I have written in the past of the four timber REITs, Plum Creek Timber Co. (PCL), Potlatch Corp. (PCH), Rayonier (RYN), and Weyerhaueser (WY), tREITs to coin a phrase, as well as Pope Resources (POPE), an MLP that is very similar to the tREITs. I thought an eight month update might be in order as the third quarter earnings season approaches. As of August 31 2012, the S&P 500 total return was up about 14.1% year to date. This includes 12.5% in capital gains and 1.6% in dividends. This was calculated using the SPDR S&P 500 ETF. The tREITs, on an un-weighted composite basis, are up 20.2%. This includes a 17.3% capital gain and a 2.9% dividend.
As you can see from the table below, the total returns vary from a low of 12.5% for Rayonier to a high of 35.8% for Weyerhaeuser.
Year to date Total Returns
tREIT plus One
From this it certainly looks like the timber business is booming. However, this is not necessarily the case. Demand for logs from China, which has been a bright spot in the Pacific Northwest, has been down since 4th quarter 2011 and has not shown signs of rebounding yet. Most experts do believe that strong demand from China will return eventually. Most of the tREITs have shown decreased revenues from timber operations for the 1st half of 2012. This is due to continuing low sawlog prices in the South and reduced harvesting. The one exception was Plum Creek, which increased harvest levels.
Real Estate was up for Weyerhaeuser due to its homebuilding business. This is a good early sign of a housing recovery. Another good sign is that the lumber businesses of all four tREITs were up from 14% to 28% year to date. Rayonier's performance fibers business was up slightly due to higher prices, while Weyerhaeuser's fluff pulp business was down 10% for the year.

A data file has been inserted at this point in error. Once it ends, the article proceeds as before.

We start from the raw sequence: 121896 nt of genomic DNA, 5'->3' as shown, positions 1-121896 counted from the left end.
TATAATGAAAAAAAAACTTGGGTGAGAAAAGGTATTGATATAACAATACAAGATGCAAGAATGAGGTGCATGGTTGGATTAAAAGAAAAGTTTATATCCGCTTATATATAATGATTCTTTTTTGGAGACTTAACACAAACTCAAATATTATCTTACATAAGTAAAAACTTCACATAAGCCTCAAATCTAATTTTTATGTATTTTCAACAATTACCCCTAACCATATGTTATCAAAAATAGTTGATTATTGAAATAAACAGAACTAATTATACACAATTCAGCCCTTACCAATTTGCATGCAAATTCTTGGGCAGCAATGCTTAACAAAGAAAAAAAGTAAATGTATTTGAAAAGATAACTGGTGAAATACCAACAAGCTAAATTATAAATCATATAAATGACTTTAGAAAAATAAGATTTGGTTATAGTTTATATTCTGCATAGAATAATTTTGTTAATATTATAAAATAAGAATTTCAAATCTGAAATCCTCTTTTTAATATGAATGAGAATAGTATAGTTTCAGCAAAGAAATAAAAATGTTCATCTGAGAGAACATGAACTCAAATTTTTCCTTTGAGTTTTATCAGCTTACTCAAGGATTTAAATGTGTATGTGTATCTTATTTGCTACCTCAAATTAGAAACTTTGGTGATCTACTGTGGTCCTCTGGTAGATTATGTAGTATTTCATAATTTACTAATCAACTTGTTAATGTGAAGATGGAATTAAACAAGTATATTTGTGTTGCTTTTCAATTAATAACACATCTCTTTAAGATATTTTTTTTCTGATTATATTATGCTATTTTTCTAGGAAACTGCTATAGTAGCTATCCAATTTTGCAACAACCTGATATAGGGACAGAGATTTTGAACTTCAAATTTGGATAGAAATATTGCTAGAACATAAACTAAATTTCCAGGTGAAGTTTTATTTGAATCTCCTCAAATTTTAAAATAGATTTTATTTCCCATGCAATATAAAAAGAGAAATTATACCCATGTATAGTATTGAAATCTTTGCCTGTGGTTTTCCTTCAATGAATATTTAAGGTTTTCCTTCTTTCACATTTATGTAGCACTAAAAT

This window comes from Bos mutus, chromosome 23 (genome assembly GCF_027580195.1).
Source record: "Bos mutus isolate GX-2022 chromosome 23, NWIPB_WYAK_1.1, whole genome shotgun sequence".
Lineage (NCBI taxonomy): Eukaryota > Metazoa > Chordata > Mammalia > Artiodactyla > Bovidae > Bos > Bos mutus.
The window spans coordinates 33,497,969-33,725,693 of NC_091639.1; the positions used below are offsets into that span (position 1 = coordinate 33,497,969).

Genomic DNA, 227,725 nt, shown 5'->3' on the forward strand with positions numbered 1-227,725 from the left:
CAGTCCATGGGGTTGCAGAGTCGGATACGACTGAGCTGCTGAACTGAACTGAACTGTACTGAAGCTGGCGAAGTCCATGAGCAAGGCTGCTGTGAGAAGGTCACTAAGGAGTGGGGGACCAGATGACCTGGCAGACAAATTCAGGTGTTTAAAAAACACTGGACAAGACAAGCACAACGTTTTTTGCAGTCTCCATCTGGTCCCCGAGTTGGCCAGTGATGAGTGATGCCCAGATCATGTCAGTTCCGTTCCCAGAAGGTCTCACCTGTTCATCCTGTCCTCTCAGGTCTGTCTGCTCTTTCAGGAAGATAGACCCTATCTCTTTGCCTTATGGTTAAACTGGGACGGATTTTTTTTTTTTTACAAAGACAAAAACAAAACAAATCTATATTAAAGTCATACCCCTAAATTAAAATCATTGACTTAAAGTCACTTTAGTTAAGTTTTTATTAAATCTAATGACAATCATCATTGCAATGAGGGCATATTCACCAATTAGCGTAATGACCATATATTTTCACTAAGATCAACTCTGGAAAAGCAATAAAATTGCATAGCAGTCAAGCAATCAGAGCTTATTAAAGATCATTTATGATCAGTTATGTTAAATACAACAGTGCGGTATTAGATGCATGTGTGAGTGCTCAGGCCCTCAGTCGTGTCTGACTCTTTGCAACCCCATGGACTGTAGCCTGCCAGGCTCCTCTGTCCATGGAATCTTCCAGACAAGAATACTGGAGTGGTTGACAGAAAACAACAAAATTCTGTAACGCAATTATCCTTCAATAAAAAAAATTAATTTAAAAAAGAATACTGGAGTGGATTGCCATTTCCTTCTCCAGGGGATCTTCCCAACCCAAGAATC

Total revenues were up or flat across the board while net income was down for Plum Creek, Potlatch, and Pope and up for Rayonier and Weyerhaeuser. Cash flow from operations covered the dividend for Rayonier, Weyerhaeuser, and Pope but not for Plum Creek and Potlatch. My take is that the tREITs plus one are still treading water but seeing early signs of a housing recovery in their lumber and real estate businesses. Log prices generally lag lumber prices which are slowly going up.
So, why the great year to date total returns? I believe it is due to two factors. First, some investors are already pricing in a housing recovery, and secondly, in times like these, investors like to own hard assets. Even with several years of low log prices, timberland values have not fallen. A good example of this is a recent timberland sale of 1.9 million acres of timberland in Louisiana, Oregon, Idaho, Washington, and Minnesota from Forest Capital Partners to John Hancock and Molpus, all TIMOs (Timberland Investment Management Organizations). The unannounced price is speculated to be between $2.0 and $2.5 billion. By my estimate, this is at pre-crash timberland values to as much as a 10% premium.
I'm definitely still a fan of the tREITs plus one. I believe the dividends are safe and all will see a considerable bounce back if and when housing recovers and log demand from China resumes.